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Sen. Kennedy Voices Opposition to Ashcroft NominationAired February 1, 2001 - 11:40 a.m. ET
THIS IS A RUSH TRANSCRIPT. THIS COPY MAY NOT BE IN ITS FINAL FORM AND MAY BE UPDATED.
STEPHEN FRAZIER, CNN ANCHOR: Back now for a view of the -- well of the Senate, where Senator Edward Kennedy of Massachusetts is offering his comments on the confirmation of Attorney General- candidate John Ashcroft.
SEN. EDWARD KENNEDY (D), MASSACHUSETTS: My belief is based on Senator Ashcroft's quarter-century track record as a relentless opponent of civil rights. As an architect a continuing, legal strategy to dismantle Roe v. Wade, as an outspoken advocate of extreme Second Amendment rights, and as a harsh and unfair opponent of the nominations of well-qualified men and women, to important positions of government.
On the issue of segregation -- on the issue of segregation in the schools of St. Louis, Senator Ashcroft testified before the Judiciary Committee, that the state of Missouri had done nothing wrong, and not been found guilty of any wrongdoing. But that is not true. On numerous occasions, the courts specifically found that the state was responsible for the desegregation.
Senator John Ashcroft testified that he complied with all court orders in the desegregation case. But that's not true. In fact, the court ruled that he had a deliberate policy of defying the court's authority.
Senator Ashcroft testified that he never opposed integration. But that's not true. In fact, he referred to the St. Louis Voluntary Desegregation Plan as an outrage against human decency. And he fanned the flames of racial division by campaigning against the desegregation plan in his race as governor in 1984.
On the issue of voter registration, Senator Ashcroft's record as governor is equally troubling. In heavily, white St. Louis County, he endorsed a policy of training volunteers to registered voters. But in St. Louis City, which has the state's largest African-American population, he and his appointed election board refused to allow volunteers to be trained, to register voters. In fact, he even went so far as governor to veto two bills to use volunteer registrars in the city. And as a result, there were 1,500 volunteers involved in voter registration in St. Louis County and zero in St. Louis City. And Governor Ashcroft vetoed the two-voter registration bills. The voter registration rate in St. Louis dropped by almost 20 percent after those vetoes. With this record, how can anyone believe that Senator Ashcroft will be a champion of voter rights, for all Americans, particularly African-American?
Senator Ashcroft testified that Roe v. Wade is the settled law of the land, and that he would not try to overturn it. But his record of three decades of nonstop attacks on a woman's rights to choose tell a different story.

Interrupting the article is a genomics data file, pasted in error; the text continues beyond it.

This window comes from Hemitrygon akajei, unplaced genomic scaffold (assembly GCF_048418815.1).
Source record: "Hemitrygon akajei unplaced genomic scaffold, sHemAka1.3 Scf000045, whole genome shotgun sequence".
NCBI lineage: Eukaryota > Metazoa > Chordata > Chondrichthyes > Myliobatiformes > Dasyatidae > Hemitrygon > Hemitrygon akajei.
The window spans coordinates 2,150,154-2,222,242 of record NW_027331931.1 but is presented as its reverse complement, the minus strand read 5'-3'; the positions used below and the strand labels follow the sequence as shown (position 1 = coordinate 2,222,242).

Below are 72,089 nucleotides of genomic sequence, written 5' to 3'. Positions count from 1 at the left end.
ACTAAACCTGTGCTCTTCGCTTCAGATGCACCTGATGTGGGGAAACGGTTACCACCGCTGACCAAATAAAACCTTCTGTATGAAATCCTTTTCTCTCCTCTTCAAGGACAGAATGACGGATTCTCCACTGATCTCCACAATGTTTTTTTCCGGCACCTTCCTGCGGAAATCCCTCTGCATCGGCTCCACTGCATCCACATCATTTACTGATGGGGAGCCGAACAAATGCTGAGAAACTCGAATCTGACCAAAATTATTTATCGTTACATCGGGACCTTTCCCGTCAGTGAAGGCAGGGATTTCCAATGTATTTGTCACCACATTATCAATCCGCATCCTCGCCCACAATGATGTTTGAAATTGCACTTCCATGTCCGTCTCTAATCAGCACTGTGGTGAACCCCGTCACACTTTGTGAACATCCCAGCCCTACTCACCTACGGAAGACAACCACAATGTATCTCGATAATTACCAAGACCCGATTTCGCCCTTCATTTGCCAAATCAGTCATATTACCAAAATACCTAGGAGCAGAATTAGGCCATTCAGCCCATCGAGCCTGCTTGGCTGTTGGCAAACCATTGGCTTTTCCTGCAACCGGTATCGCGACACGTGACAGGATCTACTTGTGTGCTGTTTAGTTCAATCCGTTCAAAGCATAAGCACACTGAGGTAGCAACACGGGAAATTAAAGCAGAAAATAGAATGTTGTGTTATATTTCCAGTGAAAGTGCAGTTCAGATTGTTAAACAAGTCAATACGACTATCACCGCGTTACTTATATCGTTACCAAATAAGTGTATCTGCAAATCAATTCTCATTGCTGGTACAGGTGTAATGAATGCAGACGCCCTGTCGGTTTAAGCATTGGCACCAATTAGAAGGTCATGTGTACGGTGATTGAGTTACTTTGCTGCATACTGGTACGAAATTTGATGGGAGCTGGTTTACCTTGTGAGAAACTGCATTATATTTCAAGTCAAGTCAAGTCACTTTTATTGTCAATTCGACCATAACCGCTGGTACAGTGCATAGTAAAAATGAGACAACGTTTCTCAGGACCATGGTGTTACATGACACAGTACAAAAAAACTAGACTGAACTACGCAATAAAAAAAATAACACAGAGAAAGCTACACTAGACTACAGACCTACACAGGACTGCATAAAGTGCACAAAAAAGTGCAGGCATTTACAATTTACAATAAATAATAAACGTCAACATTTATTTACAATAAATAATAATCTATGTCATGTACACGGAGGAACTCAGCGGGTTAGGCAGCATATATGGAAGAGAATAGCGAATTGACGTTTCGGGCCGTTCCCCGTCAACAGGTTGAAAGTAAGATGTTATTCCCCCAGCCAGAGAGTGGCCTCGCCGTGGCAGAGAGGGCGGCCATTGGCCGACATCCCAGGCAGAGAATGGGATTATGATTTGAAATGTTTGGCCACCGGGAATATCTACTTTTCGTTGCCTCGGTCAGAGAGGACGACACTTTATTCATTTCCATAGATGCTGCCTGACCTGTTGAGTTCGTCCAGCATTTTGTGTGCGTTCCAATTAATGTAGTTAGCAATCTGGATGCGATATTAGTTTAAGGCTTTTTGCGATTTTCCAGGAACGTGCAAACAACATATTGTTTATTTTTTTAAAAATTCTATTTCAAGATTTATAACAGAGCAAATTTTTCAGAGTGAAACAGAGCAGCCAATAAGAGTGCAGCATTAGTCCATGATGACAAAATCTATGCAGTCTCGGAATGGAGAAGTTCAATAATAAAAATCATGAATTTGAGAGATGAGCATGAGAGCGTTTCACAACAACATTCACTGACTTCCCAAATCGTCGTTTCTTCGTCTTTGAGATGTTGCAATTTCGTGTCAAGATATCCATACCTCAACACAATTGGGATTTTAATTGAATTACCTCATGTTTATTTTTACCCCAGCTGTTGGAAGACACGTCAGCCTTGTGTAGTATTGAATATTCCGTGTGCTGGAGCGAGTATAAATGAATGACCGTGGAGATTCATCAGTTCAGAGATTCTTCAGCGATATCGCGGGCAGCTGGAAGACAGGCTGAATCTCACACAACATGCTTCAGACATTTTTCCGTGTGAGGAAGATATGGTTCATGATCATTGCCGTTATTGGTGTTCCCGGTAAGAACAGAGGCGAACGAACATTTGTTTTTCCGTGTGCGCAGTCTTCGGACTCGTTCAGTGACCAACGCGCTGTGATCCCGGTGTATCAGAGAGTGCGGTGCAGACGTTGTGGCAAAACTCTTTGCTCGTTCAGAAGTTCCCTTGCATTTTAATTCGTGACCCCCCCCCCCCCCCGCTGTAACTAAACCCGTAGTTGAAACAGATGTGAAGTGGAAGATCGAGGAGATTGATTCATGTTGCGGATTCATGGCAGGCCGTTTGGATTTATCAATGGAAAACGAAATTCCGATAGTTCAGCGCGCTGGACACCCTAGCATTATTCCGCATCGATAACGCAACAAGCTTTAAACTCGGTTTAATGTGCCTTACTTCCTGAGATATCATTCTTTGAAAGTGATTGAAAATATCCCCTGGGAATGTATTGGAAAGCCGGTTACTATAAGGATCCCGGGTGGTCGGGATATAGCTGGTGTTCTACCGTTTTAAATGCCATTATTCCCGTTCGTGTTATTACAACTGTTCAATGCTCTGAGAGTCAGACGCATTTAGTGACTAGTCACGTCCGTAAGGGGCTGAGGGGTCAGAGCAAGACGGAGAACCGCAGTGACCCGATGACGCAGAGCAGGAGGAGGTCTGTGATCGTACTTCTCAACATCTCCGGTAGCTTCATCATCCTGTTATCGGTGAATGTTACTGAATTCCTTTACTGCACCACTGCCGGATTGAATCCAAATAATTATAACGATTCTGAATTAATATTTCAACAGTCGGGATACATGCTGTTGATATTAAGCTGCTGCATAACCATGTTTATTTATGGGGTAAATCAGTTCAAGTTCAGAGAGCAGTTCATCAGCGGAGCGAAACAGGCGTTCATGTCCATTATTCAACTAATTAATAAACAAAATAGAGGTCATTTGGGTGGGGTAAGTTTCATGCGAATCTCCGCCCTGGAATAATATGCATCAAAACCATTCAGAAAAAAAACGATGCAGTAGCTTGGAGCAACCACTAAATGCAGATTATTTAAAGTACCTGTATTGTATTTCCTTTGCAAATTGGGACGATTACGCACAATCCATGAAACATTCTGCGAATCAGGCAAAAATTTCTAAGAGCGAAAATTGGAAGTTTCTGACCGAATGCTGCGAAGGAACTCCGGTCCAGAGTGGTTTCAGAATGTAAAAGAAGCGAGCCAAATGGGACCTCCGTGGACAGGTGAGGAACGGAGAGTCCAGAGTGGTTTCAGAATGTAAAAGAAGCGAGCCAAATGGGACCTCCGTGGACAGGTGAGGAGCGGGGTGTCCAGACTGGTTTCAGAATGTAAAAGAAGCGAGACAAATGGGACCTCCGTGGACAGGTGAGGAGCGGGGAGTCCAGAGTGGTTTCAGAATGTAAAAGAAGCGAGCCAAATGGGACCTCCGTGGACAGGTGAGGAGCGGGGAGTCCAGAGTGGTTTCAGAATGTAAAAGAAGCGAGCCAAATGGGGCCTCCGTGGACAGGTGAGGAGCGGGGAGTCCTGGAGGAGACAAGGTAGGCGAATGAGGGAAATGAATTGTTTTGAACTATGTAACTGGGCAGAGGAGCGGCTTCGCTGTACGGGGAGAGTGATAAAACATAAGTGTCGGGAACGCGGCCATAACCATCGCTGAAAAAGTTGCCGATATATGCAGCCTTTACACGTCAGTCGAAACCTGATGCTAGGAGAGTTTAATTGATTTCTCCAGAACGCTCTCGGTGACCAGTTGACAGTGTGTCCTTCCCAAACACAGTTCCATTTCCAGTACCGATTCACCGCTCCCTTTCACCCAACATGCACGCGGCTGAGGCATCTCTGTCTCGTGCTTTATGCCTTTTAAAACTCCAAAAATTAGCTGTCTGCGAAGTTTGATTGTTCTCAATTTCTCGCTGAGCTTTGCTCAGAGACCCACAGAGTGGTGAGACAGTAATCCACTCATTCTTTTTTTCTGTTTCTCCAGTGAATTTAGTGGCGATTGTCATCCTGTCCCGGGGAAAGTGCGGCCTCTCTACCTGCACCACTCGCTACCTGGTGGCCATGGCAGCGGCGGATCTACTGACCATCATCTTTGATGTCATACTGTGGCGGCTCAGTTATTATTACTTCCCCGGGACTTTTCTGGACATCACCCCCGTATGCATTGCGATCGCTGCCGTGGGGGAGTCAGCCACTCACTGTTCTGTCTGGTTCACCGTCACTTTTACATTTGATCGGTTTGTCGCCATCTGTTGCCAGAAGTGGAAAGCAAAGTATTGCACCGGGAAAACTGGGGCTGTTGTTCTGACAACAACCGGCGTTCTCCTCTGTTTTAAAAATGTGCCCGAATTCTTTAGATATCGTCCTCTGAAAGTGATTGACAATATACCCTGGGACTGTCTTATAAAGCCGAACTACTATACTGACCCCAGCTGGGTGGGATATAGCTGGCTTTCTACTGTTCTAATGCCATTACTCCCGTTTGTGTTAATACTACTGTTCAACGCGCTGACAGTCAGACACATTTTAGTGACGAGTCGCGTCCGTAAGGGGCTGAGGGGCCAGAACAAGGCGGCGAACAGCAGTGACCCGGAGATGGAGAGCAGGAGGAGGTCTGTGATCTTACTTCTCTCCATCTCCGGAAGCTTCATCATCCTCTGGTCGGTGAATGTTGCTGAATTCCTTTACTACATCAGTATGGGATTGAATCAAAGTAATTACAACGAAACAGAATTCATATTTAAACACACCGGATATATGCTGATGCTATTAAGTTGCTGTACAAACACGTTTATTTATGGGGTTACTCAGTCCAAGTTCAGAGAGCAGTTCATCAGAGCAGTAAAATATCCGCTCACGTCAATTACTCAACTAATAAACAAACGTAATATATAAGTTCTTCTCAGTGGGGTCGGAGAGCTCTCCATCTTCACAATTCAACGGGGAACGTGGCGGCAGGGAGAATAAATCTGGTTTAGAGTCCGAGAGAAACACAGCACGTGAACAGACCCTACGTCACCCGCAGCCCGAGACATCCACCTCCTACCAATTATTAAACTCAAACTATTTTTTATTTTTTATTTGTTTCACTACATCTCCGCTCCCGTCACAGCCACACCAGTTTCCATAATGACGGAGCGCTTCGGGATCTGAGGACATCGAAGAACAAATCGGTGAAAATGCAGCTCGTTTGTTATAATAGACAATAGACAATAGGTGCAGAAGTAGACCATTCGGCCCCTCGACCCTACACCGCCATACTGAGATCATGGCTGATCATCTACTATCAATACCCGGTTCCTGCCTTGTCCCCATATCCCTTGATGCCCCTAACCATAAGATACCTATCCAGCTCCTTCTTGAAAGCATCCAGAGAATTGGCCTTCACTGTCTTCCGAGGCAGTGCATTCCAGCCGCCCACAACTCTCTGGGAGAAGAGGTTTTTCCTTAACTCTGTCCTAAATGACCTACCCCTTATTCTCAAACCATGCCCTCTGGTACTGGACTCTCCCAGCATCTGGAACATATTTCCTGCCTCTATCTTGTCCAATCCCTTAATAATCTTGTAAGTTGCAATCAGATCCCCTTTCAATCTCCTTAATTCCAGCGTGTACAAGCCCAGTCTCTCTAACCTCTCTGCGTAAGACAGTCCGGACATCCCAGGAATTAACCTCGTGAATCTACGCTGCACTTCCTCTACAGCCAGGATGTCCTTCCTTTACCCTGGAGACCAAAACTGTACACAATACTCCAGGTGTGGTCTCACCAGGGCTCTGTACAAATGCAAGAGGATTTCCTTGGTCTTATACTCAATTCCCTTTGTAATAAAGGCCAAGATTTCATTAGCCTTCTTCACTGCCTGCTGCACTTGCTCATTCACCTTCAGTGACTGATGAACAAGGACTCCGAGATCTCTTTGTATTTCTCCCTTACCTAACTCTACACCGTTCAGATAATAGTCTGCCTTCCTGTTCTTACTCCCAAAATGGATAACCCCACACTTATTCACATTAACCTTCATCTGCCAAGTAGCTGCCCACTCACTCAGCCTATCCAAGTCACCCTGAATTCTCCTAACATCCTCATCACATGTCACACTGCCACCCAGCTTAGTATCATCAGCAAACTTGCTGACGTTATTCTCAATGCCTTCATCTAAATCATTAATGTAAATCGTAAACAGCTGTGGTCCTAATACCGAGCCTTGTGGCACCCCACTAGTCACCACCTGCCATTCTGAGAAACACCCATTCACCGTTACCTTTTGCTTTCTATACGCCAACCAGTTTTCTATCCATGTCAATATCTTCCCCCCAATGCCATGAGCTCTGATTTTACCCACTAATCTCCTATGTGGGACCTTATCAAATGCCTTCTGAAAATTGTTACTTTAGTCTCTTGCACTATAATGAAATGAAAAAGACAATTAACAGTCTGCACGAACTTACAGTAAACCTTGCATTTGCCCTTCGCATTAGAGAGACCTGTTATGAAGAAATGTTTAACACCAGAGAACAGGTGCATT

As attorney general of Missouri, he defended a state rule that prevented poor women from obtaining abortions that were medically necessary to protect their health. He even tried to prevent Missouri nurses from providing basic, family planning services.
As governor of Missouri he continued his intense assault on a woman's right to choose. He made clear that his mission was to have the Supreme Court overturn Roe v. Wade.
He boasted about Missouri's record of having more anti-choice cases in the Supreme Court than any state in the nation. He even proposed legislation to prohibit many common forms of contraception. As a senator, he has strongly supported a constitutional amendment to ban abortions, even in cases of rape and incest.
The power of the attorney general is vast. The person who holds that position must have a genuine commitment to enforce the law fairly for all citizens. But Senator Ashcroft has a deeply disturbing record on issue after issue of enormous importance to millions of Americans.
Throughout his long career, he has been a relentless opponent of fundamental rights. He was wrong on the issue of civil rights. He was wrong on the issue of protecting a woman's right to choose. He was wrong on keeping guns out of the hands of children and criminal elements. He is wrong on many other basic and fundamental issues as well. And it is wrong to send him to be the attorney general of the United States. And I intend to vote no.
FRAZIER: Democratic Senator Ted Kennedy of Massachusetts voicing his opposition to the nomination of John Ashcroft to be attorney general.
We have about six or seven senators who are still scheduled to speak. And as we have been telling you, the vote on the John Ashcroft nomination is now scheduled for 1:45 Eastern time.
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